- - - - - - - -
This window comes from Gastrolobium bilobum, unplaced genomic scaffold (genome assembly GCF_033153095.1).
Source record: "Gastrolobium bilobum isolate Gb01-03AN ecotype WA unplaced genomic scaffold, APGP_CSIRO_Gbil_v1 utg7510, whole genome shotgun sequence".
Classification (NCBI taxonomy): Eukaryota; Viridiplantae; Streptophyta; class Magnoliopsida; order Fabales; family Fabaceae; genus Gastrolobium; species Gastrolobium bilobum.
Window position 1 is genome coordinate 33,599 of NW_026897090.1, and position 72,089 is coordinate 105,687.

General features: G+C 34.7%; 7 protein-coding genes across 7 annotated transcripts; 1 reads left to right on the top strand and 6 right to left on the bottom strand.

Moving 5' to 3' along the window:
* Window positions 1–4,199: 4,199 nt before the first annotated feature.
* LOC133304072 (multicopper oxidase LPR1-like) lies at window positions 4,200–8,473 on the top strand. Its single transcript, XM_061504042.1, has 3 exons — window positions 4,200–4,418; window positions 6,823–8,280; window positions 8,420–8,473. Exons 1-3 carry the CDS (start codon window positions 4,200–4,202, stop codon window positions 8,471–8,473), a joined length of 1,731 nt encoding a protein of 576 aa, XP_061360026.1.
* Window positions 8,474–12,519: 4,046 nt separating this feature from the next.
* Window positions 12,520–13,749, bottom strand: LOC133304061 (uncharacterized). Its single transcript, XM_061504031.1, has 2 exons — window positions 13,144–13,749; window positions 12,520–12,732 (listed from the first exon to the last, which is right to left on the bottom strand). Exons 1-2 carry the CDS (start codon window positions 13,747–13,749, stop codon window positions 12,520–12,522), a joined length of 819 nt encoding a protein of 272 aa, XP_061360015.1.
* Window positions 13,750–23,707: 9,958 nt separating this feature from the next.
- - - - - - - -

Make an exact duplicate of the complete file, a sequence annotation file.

This window comes from Gastrolobium bilobum, unplaced genomic scaffold (genome assembly GCF_033153095.1).
Source record: "Gastrolobium bilobum isolate Gb01-03AN ecotype WA unplaced genomic scaffold, APGP_CSIRO_Gbil_v1 utg7510, whole genome shotgun sequence".
Classification (NCBI taxonomy): Eukaryota; Viridiplantae; Streptophyta; class Magnoliopsida; order Fabales; family Fabaceae; genus Gastrolobium; species Gastrolobium bilobum.
Window position 1 is genome coordinate 33,599 of NW_026897090.1, and position 72,089 is coordinate 105,687.

General features: G+C 34.7%; 7 protein-coding genes across 7 annotated transcripts; 1 reads left to right on the top strand and 6 right to left on the bottom strand.

Moving 5' to 3' along the window:
* Window positions 1–4,199: 4,199 nt before the first annotated feature.
* LOC133304072 (multicopper oxidase LPR1-like) lies at window positions 4,200–8,473 on the top strand. Its single transcript, XM_061504042.1, has 3 exons — window positions 4,200–4,418; window positions 6,823–8,280; window positions 8,420–8,473. Exons 1-3 carry the CDS (start codon window positions 4,200–4,202, stop codon window positions 8,471–8,473), a joined length of 1,731 nt encoding a protein of 576 aa, XP_061360026.1.
* Window positions 8,474–12,519: 4,046 nt separating this feature from the next.
* Window positions 12,520–13,749, bottom strand: LOC133304061 (uncharacterized). Its single transcript, XM_061504031.1, has 2 exons — window positions 13,144–13,749; window positions 12,520–12,732 (listed from the first exon to the last, which is right to left on the bottom strand). Exons 1-2 carry the CDS (start codon window positions 13,747–13,749, stop codon window positions 12,520–12,522), a joined length of 819 nt encoding a protein of 272 aa, XP_061360015.1.
* Window positions 13,750–23,707: 9,958 nt separating this feature from the next.